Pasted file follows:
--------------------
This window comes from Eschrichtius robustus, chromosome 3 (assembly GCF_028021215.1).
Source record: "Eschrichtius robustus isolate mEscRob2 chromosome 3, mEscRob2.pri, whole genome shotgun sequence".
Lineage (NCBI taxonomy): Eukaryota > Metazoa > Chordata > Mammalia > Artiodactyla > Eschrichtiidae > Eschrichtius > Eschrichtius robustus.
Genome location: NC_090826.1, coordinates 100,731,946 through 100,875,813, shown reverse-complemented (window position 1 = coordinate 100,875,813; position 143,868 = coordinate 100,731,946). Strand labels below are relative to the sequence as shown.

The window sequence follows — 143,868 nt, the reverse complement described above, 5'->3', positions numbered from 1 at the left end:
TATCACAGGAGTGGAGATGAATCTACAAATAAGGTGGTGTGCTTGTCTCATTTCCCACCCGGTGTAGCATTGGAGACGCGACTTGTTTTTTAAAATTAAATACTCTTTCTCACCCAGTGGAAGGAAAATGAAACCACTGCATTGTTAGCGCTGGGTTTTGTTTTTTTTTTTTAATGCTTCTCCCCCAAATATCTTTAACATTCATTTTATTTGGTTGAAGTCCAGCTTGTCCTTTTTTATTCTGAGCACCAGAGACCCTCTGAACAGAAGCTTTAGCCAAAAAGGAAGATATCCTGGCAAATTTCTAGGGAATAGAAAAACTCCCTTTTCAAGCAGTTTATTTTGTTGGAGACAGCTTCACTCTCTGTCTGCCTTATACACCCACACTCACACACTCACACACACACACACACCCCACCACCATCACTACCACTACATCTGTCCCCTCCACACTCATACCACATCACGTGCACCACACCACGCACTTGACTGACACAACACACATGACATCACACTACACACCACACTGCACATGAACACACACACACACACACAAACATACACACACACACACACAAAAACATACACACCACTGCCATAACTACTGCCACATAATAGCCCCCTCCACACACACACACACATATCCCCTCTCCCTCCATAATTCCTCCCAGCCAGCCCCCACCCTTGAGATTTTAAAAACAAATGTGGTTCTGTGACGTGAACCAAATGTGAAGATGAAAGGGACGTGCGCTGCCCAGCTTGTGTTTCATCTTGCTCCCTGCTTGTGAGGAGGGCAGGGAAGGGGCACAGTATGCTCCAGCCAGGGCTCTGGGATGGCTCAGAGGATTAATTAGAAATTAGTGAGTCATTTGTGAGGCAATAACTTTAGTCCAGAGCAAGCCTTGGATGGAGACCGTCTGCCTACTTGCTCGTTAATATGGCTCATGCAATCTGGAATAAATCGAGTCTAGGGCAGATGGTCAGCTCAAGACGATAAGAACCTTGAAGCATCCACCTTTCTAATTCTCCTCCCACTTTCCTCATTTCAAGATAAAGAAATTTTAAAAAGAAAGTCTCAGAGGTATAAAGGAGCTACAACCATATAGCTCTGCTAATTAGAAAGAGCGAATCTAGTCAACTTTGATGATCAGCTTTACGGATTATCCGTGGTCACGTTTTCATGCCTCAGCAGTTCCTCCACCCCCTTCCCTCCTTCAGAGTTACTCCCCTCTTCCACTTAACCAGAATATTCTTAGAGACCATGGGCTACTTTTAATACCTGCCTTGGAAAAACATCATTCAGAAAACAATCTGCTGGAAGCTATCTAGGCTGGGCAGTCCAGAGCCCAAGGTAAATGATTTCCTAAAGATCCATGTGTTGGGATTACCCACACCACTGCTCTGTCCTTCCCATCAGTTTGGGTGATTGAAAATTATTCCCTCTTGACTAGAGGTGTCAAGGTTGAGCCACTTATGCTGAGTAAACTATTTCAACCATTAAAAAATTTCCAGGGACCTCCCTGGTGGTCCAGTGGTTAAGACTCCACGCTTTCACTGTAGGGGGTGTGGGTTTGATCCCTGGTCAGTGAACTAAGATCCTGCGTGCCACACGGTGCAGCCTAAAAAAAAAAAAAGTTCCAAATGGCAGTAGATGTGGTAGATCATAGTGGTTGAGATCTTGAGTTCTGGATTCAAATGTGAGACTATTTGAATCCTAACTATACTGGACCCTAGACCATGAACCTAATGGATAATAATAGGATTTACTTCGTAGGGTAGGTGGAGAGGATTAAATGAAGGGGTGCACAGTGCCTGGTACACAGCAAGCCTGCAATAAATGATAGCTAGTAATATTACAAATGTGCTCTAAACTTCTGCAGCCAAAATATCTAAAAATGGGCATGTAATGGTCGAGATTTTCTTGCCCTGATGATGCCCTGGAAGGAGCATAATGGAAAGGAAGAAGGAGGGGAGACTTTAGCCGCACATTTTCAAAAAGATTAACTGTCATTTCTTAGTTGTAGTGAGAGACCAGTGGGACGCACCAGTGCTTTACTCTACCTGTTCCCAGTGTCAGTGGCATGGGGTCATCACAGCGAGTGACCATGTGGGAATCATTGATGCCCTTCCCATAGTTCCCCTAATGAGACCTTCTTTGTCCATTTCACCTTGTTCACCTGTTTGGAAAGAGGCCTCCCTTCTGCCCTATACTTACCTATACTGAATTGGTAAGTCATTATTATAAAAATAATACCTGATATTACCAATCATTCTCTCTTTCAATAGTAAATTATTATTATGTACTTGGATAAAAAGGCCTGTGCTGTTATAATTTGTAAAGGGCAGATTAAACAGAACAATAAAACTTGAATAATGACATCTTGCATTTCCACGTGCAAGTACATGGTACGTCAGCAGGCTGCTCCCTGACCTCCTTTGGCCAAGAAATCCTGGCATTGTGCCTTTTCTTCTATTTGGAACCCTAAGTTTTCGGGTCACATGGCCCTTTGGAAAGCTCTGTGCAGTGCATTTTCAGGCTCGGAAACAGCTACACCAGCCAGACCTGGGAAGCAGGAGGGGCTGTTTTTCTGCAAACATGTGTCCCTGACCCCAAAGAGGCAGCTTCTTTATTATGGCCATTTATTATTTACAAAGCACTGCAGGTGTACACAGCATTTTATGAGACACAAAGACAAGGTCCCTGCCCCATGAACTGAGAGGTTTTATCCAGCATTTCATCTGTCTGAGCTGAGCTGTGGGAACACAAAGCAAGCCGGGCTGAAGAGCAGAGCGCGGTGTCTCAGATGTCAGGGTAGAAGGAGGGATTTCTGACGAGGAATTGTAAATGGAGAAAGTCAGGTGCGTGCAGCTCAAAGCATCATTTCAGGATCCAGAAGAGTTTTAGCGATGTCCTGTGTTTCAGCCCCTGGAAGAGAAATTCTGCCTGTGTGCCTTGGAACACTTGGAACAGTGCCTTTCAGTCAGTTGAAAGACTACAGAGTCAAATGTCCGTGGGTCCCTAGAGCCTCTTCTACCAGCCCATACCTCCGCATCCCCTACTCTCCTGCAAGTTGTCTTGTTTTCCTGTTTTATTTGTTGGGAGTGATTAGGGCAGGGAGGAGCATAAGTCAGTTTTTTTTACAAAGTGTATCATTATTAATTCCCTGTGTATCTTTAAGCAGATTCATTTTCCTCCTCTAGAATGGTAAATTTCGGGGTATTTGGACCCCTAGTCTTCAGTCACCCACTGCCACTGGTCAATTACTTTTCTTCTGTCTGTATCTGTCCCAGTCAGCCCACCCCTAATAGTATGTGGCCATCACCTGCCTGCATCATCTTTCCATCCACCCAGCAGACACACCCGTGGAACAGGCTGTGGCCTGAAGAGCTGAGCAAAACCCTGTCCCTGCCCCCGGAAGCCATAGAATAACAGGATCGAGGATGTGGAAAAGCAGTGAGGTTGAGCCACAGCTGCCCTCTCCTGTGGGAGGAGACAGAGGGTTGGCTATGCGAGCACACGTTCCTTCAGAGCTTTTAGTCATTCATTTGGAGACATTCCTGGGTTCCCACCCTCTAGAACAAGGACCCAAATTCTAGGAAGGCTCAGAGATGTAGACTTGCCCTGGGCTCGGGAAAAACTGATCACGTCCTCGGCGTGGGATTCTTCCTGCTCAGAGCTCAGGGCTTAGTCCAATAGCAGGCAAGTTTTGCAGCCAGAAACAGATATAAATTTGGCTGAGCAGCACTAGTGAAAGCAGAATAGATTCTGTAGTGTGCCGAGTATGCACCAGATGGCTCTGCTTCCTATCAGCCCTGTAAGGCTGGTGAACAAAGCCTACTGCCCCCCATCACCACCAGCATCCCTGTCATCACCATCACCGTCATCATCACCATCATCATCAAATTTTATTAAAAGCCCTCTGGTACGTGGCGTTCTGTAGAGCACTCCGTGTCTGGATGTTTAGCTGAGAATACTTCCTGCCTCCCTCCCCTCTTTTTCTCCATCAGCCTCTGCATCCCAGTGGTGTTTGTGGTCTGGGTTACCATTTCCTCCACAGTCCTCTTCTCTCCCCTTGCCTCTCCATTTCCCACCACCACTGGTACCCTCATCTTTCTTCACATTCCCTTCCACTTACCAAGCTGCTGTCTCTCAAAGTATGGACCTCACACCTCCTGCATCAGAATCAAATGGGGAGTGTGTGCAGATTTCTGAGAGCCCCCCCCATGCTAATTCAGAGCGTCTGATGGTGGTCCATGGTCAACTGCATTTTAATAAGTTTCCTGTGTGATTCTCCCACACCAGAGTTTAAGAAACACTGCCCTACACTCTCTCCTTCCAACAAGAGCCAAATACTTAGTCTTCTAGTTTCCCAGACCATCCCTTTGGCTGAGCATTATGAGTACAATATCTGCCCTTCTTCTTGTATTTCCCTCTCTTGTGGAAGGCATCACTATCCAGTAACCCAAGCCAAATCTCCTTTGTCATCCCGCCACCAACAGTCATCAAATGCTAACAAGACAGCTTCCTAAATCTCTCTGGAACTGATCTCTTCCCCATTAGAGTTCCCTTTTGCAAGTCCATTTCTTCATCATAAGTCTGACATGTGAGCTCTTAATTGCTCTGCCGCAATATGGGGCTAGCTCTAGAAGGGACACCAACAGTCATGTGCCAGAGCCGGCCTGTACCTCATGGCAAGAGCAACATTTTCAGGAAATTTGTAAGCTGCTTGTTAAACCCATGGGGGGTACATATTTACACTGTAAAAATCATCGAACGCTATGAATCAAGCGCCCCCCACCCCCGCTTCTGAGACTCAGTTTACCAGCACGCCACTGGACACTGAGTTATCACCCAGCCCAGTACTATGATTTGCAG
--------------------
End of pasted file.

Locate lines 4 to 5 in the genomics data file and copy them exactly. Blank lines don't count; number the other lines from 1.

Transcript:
Genome location: NC_090826.1, coordinates 100,731,946 through 100,875,813, shown reverse-complemented (window position 1 = coordinate 100,875,813; position 143,868 = coordinate 100,731,946). Strand labels below are relative to the sequence as shown.

The window sequence follows — 143,868 nt, the reverse complement described above, 5'->3', positions numbered from 1 at the left end: